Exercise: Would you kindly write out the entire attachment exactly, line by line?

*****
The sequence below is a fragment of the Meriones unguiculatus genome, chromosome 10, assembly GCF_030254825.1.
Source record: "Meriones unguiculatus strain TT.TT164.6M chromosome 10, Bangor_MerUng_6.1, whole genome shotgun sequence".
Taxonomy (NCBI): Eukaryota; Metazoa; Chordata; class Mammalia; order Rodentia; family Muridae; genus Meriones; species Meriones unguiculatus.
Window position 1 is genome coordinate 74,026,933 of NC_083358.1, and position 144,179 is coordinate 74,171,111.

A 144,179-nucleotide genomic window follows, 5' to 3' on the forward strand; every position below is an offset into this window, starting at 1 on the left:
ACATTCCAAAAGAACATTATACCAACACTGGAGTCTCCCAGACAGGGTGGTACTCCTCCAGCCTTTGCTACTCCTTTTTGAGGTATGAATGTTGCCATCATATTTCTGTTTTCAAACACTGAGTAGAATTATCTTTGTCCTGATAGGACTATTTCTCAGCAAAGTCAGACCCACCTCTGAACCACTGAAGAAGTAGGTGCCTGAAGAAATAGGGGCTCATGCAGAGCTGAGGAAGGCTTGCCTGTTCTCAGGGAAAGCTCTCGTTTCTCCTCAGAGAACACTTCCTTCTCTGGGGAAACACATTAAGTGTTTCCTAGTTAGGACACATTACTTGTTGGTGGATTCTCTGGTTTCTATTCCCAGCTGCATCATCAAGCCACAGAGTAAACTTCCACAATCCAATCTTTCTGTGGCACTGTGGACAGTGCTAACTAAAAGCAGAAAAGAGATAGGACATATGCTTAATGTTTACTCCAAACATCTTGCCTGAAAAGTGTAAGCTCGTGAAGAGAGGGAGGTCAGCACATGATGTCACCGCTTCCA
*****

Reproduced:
The sequence below is a fragment of the Meriones unguiculatus genome, chromosome 10, assembly GCF_030254825.1.
Source record: "Meriones unguiculatus strain TT.TT164.6M chromosome 10, Bangor_MerUng_6.1, whole genome shotgun sequence".
Taxonomy (NCBI): Eukaryota; Metazoa; Chordata; class Mammalia; order Rodentia; family Muridae; genus Meriones; species Meriones unguiculatus.
Window position 1 is genome coordinate 74,026,933 of NC_083358.1, and position 144,179 is coordinate 74,171,111.

A 144,179-nucleotide genomic window follows, 5' to 3' on the forward strand; every position below is an offset into this window, starting at 1 on the left:
ACATTCCAAAAGAACATTATACCAACACTGGAGTCTCCCAGACAGGGTGGTACTCCTCCAGCCTTTGCTACTCCTTTTTGAGGTATGAATGTTGCCATCATATTTCTGTTTTCAAACACTGAGTAGAATTATCTTTGTCCTGATAGGACTATTTCTCAGCAAAGTCAGACCCACCTCTGAACCACTGAAGAAGTAGGTGCCTGAAGAAATAGGGGCTCATGCAGAGCTGAGGAAGGCTTGCCTGTTCTCAGGGAAAGCTCTCGTTTCTCCTCAGAGAACACTTCCTTCTCTGGGGAAACACATTAAGTGTTTCCTAGTTAGGACACATTACTTGTTGGTGGATTCTCTGGTTTCTATTCCCAGCTGCATCATCAAGCCACAGAGTAAACTTCCACAATCCAATCTTTCTGTGGCACTGTGGACAGTGCTAACTAAAAGCAGAAAAGAGATAGGACATATGCTTAATGTTTACTCCAAACATCTTGCCTGAAAAGTGTAAGCTCGTGAAGAGAGGGAGGTCAGCACATGATGTCACCGCTTCCA